1721-1917
Alexander III – reactionary, reversal to old maxim,
committed Slavophile – Russification

Nicholas II (1894-1917)

Industrial Revolution- influence in Russia –
overthrow the Tsar

Constitutional Democratic Party (Kadets),-for
social reform and constitutional monarchy;
Socialist Revolutionary Party (Esers)- Narodnik
tradition and Russian Social democratic Laour
Party (RSLDP) –primary exponent of Marxism
(1903_radical Bolsheviks and moderate
Mensheviks)

Failure at Russo-Japanese War – Revolution of
1905 > October Manifesto > national Duma (legis)

Dissolution of the Duma

Treaty bound to protect Serbia . WW I – repeated
military failures, bureaucratic ineptitude and
external import restrictions

Supplies and wages reduce, inflation, strikes;
1921- internal dissent curbed, despite external
support - consolidation



1890s- industrial development – increasing
middle class > dynamic political atmosphere

State and foreigners owned industry (passive) -
working conditions, wages, taxes and agrarian
disorders > party formations

By 1914, work composition- 40% employees
(1000+) , 42% (100 to 1000) and 18% (100 or less)

Russian Revolution- 1917- begins with women
textile worker‟s strike (8 March)

Alexander Kerensky – October Revolution




1917-1991
Soviet Union

Russian SFSR,, Ukranian SSR, Belarusian SSr
and TranCaucasian SFSR (formation)

Constitution (1924) – federal system < soviets in
villages, factories and cities in larger regions > All
Union Congress of Soviets – controlled by
Communist Party – Politburo from Moscow

„War communism‟- upto 1921 – land, all industry
and small businesses nationalised – money
economy restricted – strong opposition

„New Economic Policy‟- peasants to sell surplus
in market, retail permitted; state responsible for –
banking, transportation, heavy industries, public
utilities – revival

Societal – weaken patriarchal domination of
family, divorce and abortion- legality, impact on
labour market, child care , shift social life to soviet
clubs

Incorporation of minorities , atheism, education

Intensified medical services > impacts
1929-39

Stalin – massive industrialisation; 1
st
Fiver Year
Plan (1929) – abolition of NEP for swift
accumulation of capital resources through heavy
industry, collectivisation of agriculture and
restricted manufacture of consumer goods (all
economic activity controlled)

State control of farms and Kulaks forced off their
land, bad weather, confiscation of grain > famine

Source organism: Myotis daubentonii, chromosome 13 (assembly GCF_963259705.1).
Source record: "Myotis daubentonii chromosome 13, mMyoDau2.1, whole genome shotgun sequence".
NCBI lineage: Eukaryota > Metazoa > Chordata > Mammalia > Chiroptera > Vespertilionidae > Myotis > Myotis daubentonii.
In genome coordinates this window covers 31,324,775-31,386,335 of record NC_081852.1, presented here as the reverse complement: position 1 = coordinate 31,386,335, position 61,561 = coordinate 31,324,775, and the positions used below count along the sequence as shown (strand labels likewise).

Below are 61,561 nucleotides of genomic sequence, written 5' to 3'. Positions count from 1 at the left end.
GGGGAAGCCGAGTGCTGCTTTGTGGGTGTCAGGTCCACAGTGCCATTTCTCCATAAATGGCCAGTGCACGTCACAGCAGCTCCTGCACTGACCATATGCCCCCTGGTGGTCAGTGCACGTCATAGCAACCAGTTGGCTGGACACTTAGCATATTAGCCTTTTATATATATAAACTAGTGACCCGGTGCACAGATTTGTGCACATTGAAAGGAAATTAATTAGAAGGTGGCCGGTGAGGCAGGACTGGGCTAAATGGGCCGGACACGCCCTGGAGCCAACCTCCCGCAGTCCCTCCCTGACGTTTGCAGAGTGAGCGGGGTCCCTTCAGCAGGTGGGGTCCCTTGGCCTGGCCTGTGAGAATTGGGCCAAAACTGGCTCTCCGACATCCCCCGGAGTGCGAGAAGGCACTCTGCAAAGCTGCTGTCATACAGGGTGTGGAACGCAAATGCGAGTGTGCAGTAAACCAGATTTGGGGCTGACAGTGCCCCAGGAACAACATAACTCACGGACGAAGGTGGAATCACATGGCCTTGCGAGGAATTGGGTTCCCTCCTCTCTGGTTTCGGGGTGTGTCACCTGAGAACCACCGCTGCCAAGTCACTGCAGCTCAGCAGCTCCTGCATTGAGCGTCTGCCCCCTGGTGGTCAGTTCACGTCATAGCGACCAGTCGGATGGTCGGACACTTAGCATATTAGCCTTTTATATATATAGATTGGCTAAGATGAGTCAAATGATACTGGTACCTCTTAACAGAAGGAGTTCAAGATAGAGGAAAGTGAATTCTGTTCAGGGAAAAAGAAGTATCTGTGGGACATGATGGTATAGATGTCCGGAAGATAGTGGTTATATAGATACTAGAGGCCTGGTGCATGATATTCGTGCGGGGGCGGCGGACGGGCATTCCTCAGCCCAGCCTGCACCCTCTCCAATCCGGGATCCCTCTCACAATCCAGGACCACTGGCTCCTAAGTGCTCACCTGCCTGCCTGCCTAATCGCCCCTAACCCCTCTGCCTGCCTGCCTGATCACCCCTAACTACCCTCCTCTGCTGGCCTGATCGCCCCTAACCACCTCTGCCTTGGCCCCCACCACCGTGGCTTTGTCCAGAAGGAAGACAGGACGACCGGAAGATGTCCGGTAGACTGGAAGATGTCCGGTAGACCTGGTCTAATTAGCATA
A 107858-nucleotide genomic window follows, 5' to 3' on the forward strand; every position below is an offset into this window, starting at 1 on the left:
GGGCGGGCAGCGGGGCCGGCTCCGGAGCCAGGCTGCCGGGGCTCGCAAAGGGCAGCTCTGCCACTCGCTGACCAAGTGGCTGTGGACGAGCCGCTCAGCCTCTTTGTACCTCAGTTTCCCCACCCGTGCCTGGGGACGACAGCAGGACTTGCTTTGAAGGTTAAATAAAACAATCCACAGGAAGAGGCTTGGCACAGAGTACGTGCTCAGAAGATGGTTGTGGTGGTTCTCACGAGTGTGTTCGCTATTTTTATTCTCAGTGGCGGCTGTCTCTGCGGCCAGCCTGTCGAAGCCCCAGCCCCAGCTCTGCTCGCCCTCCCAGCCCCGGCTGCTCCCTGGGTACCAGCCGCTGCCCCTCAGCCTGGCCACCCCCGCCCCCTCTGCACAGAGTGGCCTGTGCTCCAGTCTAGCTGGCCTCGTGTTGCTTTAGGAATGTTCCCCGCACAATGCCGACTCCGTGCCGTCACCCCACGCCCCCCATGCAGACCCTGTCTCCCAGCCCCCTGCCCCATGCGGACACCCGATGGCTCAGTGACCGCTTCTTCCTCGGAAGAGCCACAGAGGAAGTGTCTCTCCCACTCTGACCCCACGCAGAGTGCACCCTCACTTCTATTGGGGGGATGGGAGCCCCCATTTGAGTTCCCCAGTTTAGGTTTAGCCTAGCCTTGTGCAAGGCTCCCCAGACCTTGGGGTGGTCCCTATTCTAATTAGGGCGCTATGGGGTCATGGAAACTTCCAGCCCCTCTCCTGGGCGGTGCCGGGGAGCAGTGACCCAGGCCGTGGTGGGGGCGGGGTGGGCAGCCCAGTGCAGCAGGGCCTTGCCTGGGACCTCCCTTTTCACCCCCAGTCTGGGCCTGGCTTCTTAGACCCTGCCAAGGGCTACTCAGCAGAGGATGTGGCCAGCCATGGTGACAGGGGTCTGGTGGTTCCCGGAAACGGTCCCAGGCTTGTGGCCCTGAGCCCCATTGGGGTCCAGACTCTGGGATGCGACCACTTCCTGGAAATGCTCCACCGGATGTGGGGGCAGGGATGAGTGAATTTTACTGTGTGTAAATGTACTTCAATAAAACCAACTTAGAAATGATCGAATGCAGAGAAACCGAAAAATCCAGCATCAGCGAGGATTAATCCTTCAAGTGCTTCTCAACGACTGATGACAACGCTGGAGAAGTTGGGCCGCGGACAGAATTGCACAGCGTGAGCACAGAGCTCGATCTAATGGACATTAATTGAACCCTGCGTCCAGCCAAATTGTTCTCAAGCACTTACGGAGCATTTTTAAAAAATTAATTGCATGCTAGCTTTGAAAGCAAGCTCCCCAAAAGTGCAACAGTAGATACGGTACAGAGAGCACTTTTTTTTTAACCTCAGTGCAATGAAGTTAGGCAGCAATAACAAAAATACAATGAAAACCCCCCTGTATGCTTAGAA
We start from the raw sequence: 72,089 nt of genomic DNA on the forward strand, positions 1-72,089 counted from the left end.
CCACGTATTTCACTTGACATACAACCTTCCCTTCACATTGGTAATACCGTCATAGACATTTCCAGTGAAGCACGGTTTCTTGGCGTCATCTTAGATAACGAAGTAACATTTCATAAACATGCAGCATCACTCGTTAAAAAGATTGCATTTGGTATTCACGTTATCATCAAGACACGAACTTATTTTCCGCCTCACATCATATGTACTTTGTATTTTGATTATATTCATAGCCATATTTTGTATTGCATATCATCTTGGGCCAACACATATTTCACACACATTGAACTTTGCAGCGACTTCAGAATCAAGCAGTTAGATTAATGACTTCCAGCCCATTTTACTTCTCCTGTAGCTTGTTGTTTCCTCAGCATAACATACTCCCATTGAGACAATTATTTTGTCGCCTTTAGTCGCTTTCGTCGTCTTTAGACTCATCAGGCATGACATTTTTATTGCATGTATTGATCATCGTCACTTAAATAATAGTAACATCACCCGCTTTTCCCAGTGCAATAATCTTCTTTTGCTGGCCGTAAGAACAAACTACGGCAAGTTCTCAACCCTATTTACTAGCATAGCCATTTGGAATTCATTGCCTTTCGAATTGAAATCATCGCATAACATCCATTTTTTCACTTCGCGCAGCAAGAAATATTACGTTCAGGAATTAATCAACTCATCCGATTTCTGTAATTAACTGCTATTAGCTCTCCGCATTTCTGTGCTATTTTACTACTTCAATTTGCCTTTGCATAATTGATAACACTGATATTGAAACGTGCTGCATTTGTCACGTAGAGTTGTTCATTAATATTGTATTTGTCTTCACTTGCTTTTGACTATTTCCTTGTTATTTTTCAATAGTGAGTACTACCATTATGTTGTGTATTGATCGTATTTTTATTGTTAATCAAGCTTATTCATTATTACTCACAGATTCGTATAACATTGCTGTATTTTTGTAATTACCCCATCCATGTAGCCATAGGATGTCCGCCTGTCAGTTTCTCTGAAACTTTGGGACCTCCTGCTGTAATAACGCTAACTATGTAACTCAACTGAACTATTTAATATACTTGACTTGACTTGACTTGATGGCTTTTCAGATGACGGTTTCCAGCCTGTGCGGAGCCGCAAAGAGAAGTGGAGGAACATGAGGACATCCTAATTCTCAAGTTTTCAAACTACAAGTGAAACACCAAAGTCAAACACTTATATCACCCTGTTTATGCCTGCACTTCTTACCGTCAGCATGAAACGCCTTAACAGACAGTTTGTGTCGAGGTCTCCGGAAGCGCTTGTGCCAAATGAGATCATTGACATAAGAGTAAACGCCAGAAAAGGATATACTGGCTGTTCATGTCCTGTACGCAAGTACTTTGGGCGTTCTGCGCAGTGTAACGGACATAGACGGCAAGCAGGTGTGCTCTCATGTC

Drove people to cities > accelerated
industrialisation and rapid increase in urban
population

Plans results in areas apart from agriculture

Purges in other republics to consolidate USSR

Large scale internal exile – labour camps, forced
labour – Siberia

Growth of Germany > Berlin cature (1945)

27 million Soviet deaths, 1710 towns and 70,00
settlements destroyed , slave labour , Leningrad
loss
1917-1991
Cold War

Future of eastern Europe- conflict between
Truman and Stalin (buffer zone) > North Atlantic
Treaty Organisation and Warsaw Pact

1949 – end of US nuclear monopoly ; proxy
conflicts (Korean War and Vietnam War)

Sphere of influence > complex international
relations > check proliferation of nuclear weaponry

Later years

Krushchev, collective leadership under
Brezhenev > economic reform of 1965
(introduction of capitalist methods of management,
increased independence of enterprise, use of
material incentives)

Leading producer and exporter of oil and natural
gas – 1960s

Peak of Russian advancements in science and
industry- intensified efforts at space research
Gorbachev

“openness in restructuring Soviet political and
economic system‟ – call for democratisation

Glasnost- transparency in functioning of public
institutions > access to information – social
problems receiving wider attention

1989 – loss of allies in eastern Europe

Low pricing of petroleum and natrual gas, Afghan
war, outdated industry and corruption > planned
economy turned ineffective

Price control > shortage of products in 1991

Yeltin election as chairman of Russian republic,
coup against Gorbachev , disintegration of the
Soviet Union

Only constituent that lacked instruments of
statehood that other republic had (trade union
councils, academy of sciences etc)

CP banned , refusal to adopt market reforms >
food rationing , price control lifted
1992 - present
Yeltsin

Cuts in state spending, open foreign trade regime > impact on living standards > hyperinflation

Chaotic legislature („93) – Chechenya wars

WB, IMF – largest and fastest privatisation > enterprises now under old managers

Structural problems in establishing a representative govt- struggle between president and
parliament and anarchic party system

Central govt – no longer control over localities, bureaucracy and economic fiefdoms > collapse of
tax revenue > financial crash of 1998

Putin in 2000- issues in attracting FDI, large capital outflows, shrinking workforce corruption and
underinvestment in infrastructure

2006- growth of 6.7% - consumer demand resource rich base


Governance
Central govt > administrative divisions oblasti (regions), minority republics, okruga (autonomous
districts), kraya (territories) federal cities (Moscow and St Petersburg) and the one autonomous
oblast

Equal power to administrative divisions in the Federal Assembly

Power of divisions diluted in 200s with 7 federal distrcits established with presidential envoy

District presidential envoys – power to implement federal law and co-ordinate communiction
between President and regional governors.

Regional governments – inadequate tax revenue to support mandates on budgets

2004-President appoints regional governors (elected earlier)

Fedreral districts replace 11 traditional economic regional governments, particularly for statistical
purposes

City administrator appointed by regional governor – city councils mayors and administrators replace
city soviets

Global ties
UN, APEC, OSEC, Council of Europe

European Union – Common Spaces (Economic,
Security, Justice and Culture)

BRICS – with India, ties related to energy,
research, and defense

Economic trajectory

EU membership - consolidation